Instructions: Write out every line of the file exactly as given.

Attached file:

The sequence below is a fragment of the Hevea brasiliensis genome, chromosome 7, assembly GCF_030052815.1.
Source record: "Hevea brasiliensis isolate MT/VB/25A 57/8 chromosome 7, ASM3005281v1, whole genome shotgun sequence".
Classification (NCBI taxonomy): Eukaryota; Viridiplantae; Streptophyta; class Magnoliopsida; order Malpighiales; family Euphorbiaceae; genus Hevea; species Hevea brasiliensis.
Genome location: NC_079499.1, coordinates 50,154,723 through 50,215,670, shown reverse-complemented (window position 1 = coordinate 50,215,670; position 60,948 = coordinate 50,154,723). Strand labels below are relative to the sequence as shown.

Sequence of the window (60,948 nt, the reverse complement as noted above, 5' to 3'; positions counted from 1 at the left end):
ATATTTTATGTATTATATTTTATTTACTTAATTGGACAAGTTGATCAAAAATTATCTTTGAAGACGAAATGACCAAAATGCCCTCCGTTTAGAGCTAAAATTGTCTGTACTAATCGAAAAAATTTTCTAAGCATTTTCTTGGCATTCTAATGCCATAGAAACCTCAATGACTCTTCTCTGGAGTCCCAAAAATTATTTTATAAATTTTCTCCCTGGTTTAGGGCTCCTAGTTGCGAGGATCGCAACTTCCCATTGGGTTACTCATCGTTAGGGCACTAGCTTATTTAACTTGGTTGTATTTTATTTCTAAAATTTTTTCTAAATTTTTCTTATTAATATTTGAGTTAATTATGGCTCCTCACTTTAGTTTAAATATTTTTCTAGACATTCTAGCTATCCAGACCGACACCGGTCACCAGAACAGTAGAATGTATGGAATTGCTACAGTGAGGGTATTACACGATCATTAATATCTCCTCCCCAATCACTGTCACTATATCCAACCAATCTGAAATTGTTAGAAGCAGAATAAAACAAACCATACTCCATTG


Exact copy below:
The sequence below is a fragment of the Hevea brasiliensis genome, chromosome 7, assembly GCF_030052815.1.
Source record: "Hevea brasiliensis isolate MT/VB/25A 57/8 chromosome 7, ASM3005281v1, whole genome shotgun sequence".
Classification (NCBI taxonomy): Eukaryota; Viridiplantae; Streptophyta; class Magnoliopsida; order Malpighiales; family Euphorbiaceae; genus Hevea; species Hevea brasiliensis.
Genome location: NC_079499.1, coordinates 50,154,723 through 50,215,670, shown reverse-complemented (window position 1 = coordinate 50,215,670; position 60,948 = coordinate 50,154,723). Strand labels below are relative to the sequence as shown.

Sequence of the window (60,948 nt, the reverse complement as noted above, 5' to 3'; positions counted from 1 at the left end):
ATATTTTATGTATTATATTTTATTTACTTAATTGGACAAGTTGATCAAAAATTATCTTTGAAGACGAAATGACCAAAATGCCCTCCGTTTAGAGCTAAAATTGTCTGTACTAATCGAAAAAATTTTCTAAGCATTTTCTTGGCATTCTAATGCCATAGAAACCTCAATGACTCTTCTCTGGAGTCCCAAAAATTATTTTATAAATTTTCTCCCTGGTTTAGGGCTCCTAGTTGCGAGGATCGCAACTTCCCATTGGGTTACTCATCGTTAGGGCACTAGCTTATTTAACTTGGTTGTATTTTATTTCTAAAATTTTTTCTAAATTTTTCTTATTAATATTTGAGTTAATTATGGCTCCTCACTTTAGTTTAAATATTTTTCTAGACATTCTAGCTATCCAGACCGACACCGGTCACCAGAACAGTAGAATGTATGGAATTGCTACAGTGAGGGTATTACACGATCATTAATATCTCCTCCCCAATCACTGTCACTATATCCAACCAATCTGAAATTGTTAGAAGCAGAATAAAACAAACCATACTCCATTG